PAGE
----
We often focus on our dogs’ physical health. We make sure they have the proper diet, exercise, and beds, but, while we do this, we tend to neglect their mental health, which is just as important. Dogs descended from complex pack animals, and it’s vital that you encourage them to use their intelligence. Don’t let your dog turn into a couch potato or be lazy. Look for easy brain games and other activities that provide mental stimulation for dogs.
Keep your dog mentally stimulated
- Keep your dog mentally stimulated
- Engage your dog’s brain
- More options
- Use fun brain games for dogs
Mental stimulation is an absolute necessity in your dog’s life. Think about it this way: if you ate a perfect diet and went to the gym every day but never challenged your brain, you’d be bored.
It’s the same for your dog. If you only meet her physical needs but fail to challenge her brain, your dog will get bored. And bored dogs can become anxious and destructive. Keeping your dog mentally stimulated can help reduce or remove those tendencies. Give your dog challenging dog toys or puzzles, and you can reduce the likelihood your dog will rip apart your new decorative pillows.
That’s not the only benefit. Much like humans, as your dog ages, his mind tends to weaken. You’ll find that your dog is struggling with basic commands and activities. By providing mental stimulation throughout your dog’s life – although, it is especially important in their senior years – you’ll help combat the natural decline of their minds.
Finally, taking the time to stimulate your dog mentally is time spent intimately with them, allowing you to bond. Dogs are man’s best friend, so, take a few minutes each day to engage their instincts and build your relationship. Doing so will make both of your lives better.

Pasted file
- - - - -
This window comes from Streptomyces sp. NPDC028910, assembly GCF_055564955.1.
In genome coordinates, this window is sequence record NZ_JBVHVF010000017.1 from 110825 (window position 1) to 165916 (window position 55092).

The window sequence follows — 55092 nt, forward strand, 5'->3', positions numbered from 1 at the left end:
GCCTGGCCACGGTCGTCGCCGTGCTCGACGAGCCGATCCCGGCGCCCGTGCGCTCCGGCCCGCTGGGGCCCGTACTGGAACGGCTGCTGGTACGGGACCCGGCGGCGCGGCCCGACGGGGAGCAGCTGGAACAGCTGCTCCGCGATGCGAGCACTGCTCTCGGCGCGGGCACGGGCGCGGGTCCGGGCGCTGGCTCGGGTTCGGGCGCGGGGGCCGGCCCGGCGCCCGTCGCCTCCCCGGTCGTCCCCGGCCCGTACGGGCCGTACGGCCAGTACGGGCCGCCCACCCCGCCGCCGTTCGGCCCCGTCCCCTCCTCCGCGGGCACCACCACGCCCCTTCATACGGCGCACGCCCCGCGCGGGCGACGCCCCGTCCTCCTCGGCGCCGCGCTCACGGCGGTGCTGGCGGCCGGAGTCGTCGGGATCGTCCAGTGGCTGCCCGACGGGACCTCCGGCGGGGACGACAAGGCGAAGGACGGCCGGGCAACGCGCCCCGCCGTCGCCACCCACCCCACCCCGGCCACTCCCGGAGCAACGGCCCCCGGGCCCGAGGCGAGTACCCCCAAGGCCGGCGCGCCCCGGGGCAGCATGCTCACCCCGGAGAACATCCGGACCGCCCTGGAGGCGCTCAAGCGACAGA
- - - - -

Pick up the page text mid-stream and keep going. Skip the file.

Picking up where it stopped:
Not sure how to begin mentally stimulating your dog? Try these ideas.
Engage your dog’s brain
1. Use a slow feeding bowl
Naturally, like every other animal, dogs are programmed to work for their food. In the wild, they track, hunt, and then take down prey before they can eat. Now, however, within their luxurious homes, dogs are handed their food – sometimes on a silver platter. The primal part of their brain is still very much there, though, and it is ready to be engaged at any time.
Slow feeding dog bowls are a great way to encourage your dog to work for their food. A slow feeding bowl is a dog bowl designed with an interior maze that will prevent your dog from inhaling their food the instant you set their bowl down. You can buy these at a variety of prices from budget-friendly to luxurious or even make your own.
2. Try interactive toys
There are hundreds of types of interactive dog toys, but the most popular are puzzles. Even these, though, come in a variety of forms.
The most popular types of interactive toys involve a ball that you put treats in for your dog to try and get. Much like with the slow feeding bowls, these engage the primal part of your dog’s brain by encouraging them to work for their food. If that’s not your dog’s style, though, you can find a variety of other toys such as discs and games that will work the same way.
3. Take a walk
Walks are useful for more than just exercise and restroom breaks. Exercising with your dog offers multiple benefits. Walking with your dog strengthens your bond, lets your dog get to know your neighborhood and lets your neighbors get to know your dog.